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How I Created a Series of Matching ‘Sexy’ Engagement Photos that Went Viral



I bought a used Mamiya RZ67 Pro II a month ago, a huge medium format studio SLR with a negative area a full five times larger than the sensor on a Nikon D800 or 5DMKIII “full frame” camera.

A decade ago, the kit I bought would have sold for 5 figures, but thanks to film’s loss in popularity, I was able to get it for less than a tenth of what it cost new.

It’s a bulky thing, its six pound weight demands to be put on a tripod, it doesn’t autofocus or zoom, and dealing with film is generally a real pain in the butt. But damn it’s impressive for an empty box with a hole on one end.

For a first project I had the idea, partially inspired by Jim C. Hines, of taking a couple and posing them both in the same feminine poses and then displaying them side by side.


I approached Adam McLaughlin, who officiated my wedding, and his fiancée Casey Grim (collectively known as ACoupleOfN3rds), who I suspected would be game.

I’d photographed both of them before, and was stoked when they they not only agreed to do it, but were enthused. Casey mentioned they’d previously talked about doing some over the top boudoir parody, so the concept resonated with them.


This was my first time using the RZ67 and my first time using film since I last took photography classes in 2004. The shoot was generally a disaster: due to pure human error I shot everything 2 stops overexposed, I was having a hard time getting the lighting right without the digital crutch of instant feedback, I lost two whole shots because the focus was off, and figuring out the lighting took so long I didn’t have time to try any of the other film that I’d meant to experiment with.


Adam and Casey were patient and up for anything, but I felt like I’d let them down on my end.

I had pretty much written the whole thing off and was deep in the process of thinking I’d made a stupid choice buying the camera in the first place when a few days later I got an e-mail with the scans from Photoworks. Despite the meager resolution of their scans, you could still see extremely good resolution in the eyes (where I’d actually gotten them in focus), plus the look of B&W film was honestly even more captivating than I’d hoped.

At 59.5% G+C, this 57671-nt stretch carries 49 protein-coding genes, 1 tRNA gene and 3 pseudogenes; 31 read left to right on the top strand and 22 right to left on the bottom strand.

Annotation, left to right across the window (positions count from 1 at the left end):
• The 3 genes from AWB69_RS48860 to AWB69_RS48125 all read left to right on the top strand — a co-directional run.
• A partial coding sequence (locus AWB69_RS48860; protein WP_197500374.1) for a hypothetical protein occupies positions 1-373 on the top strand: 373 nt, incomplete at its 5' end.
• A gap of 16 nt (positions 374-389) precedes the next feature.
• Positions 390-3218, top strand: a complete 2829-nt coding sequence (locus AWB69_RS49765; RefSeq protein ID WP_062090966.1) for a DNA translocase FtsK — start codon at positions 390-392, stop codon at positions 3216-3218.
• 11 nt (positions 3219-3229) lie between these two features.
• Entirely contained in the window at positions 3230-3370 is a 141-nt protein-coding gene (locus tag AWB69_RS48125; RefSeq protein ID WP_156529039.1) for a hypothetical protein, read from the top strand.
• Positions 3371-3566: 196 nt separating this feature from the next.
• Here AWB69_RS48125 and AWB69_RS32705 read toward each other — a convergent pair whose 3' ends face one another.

And though I was initially disappointed to see the few shots that hadn’t turned out and I never did get the lighting how I wanted it, they managed to save most of the shots from overexposure in the processing, and I realized I had enough decent pictures to try execute the initial concept. So I asked my wife Lauren to Photoshop the selects together and then uploaded the finished photos to Facebook.

I did not expect any response.


Casey uploaded the pictures to an Imgur album and posted it to Reddit. Within a few hours that post got to #1 on /r/funny, which 3.5 million of reddit’s users subscribe to.

In the time it was on the front page, my photos were viewed approximately 440,000 times, which means collectively they’ve had more eyeballs on them than all of the photos I’ve taken from birth up until that time, and likely more views than all of my photos I will take from now until I am buried.


Since then the photos have been featured on a couple blogs, The Daily Mail, The Huffington Post, and even on nationally syndicated TV. I’ve had friends message me to say they saw the photos (even one friend I haven’t talked to since high school).

I still have a lot to learn to reach basic competency with this camera, but all things considered my first three rolls have done okay.

About the author: Red Scott is a photographer and stand-up comic based in San Francisco, California. Visit his website here. This article originally appeared here.